The backing tracks for both songs were cut in late 1972 during the Goats Head Soup (1973) sessions and feature Mick Taylor, not Ronnie Wood, on guitar.
Taylor, who was not credited, later demanded and received a share of the album's royalties.
The album was mixed at Atlantic Studios, Electric Ladyland, Hit Factory and Power Station in New York City.
"Start Me Up" was released in August 1981, just a week before Tattoo You, to a very strong response, reaching the top 10 in both the United States and UK, and number 1 in Australia.
Debra Rae Cohen commented in Rolling Stone: "Just when we might finally have lost patience, the new record dances (not prances), rocks (not jives) onto the scene, and the Rolling Stones are back again, with a matter-of-fact acceptance of their continued existence – and eventual mortality …" Though Robert Christgau gave the album a good review, however, when criticising "Start Me Up" in his Pazz and Jop essay in 1981, said, "its central conceit – Mick as sex machine, complete with pushbutton – explains why the album it starts up never transcends hand-tooled excellence except when Sonny Rollins, uncredited, invades the Stones' space.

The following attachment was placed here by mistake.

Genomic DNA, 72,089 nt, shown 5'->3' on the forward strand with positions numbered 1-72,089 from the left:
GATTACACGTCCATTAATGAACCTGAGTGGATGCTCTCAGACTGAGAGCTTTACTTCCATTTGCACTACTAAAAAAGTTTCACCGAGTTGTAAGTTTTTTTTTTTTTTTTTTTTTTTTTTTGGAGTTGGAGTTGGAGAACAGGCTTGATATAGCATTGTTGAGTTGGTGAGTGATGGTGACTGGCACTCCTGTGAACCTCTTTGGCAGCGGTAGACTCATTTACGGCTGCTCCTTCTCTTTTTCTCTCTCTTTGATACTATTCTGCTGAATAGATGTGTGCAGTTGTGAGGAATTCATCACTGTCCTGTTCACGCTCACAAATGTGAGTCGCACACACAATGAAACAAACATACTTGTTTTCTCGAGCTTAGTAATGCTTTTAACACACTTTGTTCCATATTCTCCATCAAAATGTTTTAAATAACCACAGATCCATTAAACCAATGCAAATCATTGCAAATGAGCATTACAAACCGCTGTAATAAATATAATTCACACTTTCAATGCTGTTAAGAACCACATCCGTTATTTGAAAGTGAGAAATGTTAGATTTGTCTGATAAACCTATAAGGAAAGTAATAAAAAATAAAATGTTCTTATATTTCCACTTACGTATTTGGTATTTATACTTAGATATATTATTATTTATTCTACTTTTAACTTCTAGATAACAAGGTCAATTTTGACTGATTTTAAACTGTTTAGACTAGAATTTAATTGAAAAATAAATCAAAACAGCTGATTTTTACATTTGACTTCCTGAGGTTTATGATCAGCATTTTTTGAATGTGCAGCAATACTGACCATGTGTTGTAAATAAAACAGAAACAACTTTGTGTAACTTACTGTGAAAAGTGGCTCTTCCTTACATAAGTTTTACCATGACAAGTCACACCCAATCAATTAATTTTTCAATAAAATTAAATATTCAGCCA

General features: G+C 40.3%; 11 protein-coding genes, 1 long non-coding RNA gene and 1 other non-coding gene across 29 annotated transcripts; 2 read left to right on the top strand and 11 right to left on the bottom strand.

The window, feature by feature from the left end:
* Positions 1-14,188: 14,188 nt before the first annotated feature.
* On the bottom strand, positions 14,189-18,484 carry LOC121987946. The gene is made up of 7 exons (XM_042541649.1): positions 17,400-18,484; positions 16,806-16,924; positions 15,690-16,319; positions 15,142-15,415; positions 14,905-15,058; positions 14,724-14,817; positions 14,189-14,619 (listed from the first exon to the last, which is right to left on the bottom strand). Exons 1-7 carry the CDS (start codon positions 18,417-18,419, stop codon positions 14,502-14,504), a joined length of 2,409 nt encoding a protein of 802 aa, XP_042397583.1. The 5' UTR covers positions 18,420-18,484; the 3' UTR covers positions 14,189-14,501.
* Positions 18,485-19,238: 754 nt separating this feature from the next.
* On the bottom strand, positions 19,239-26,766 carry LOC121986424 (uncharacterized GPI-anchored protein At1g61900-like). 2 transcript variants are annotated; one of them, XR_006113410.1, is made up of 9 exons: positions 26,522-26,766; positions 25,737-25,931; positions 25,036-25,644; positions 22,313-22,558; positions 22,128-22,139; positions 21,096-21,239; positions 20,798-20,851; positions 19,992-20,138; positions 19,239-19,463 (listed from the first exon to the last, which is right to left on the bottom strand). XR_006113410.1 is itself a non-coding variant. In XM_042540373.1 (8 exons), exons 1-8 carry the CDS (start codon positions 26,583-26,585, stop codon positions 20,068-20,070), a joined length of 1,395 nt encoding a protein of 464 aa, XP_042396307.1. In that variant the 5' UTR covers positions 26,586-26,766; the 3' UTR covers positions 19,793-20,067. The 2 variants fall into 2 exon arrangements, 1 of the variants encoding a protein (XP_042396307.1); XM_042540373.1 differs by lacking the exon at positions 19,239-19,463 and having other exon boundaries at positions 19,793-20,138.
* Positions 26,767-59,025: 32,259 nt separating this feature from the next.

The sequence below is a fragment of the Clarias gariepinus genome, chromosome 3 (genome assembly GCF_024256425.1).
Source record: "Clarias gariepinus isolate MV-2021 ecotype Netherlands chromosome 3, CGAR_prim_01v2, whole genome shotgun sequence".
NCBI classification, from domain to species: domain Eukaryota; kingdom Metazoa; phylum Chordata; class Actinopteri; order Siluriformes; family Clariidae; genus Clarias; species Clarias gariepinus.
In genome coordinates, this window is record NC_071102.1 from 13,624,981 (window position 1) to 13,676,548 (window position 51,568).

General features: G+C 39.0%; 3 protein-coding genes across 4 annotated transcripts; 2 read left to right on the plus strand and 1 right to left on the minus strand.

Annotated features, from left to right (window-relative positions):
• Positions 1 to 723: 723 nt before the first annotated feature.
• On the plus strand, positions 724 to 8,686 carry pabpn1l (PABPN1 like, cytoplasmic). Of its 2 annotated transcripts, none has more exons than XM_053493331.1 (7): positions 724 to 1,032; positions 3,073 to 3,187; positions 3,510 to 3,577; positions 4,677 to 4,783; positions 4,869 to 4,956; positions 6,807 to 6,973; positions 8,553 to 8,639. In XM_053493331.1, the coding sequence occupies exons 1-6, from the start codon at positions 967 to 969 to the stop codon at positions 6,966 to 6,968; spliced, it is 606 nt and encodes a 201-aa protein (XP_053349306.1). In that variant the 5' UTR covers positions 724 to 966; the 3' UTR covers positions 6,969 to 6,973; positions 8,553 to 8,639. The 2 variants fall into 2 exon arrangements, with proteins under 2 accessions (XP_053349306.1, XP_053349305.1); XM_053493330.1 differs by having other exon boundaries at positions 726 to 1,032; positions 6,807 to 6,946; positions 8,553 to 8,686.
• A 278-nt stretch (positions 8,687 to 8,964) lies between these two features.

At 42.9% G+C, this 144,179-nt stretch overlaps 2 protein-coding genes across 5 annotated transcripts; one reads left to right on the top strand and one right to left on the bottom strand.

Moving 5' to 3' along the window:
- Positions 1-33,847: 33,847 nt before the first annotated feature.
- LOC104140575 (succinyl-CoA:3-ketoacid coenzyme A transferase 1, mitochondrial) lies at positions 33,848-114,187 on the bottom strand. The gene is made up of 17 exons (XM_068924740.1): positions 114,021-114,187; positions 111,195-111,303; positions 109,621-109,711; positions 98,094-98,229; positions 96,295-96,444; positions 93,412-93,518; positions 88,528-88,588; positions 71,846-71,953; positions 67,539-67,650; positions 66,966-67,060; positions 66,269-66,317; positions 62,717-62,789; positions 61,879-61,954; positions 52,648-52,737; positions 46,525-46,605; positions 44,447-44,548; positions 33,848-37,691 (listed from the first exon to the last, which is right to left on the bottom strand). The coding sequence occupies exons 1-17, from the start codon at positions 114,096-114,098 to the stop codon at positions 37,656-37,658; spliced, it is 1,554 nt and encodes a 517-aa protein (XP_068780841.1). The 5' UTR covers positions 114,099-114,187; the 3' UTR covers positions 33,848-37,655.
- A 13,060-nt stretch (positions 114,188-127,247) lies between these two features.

Though it's as good in its way as 'Street Fighting Man', how much you care about it depends entirely on how much you care about the Stones' technical difficulties." Patty Rose, in Musician, said, "The feel of the album …
Despite the eclectic nature of the album, the Rolling Stones were able to divide Tattoo You into two distinct halves: a rock and roll side backed with one focusing on ballads.
The earliest songs used for Tattoo You are "Tops" and "Waiting on a Friend".
The follow-up to Emotional Rescue (1980), the album is mostly composed of studio outtakes recorded during the 1970s, and contains one of the band's most well-known songs, "Start Me Up", which hit second place on the United States's Billboard singles charts.
The critical reaction was positive, many feeling that Tattoo You was an improvement over Emotional Rescue and a high-quality release.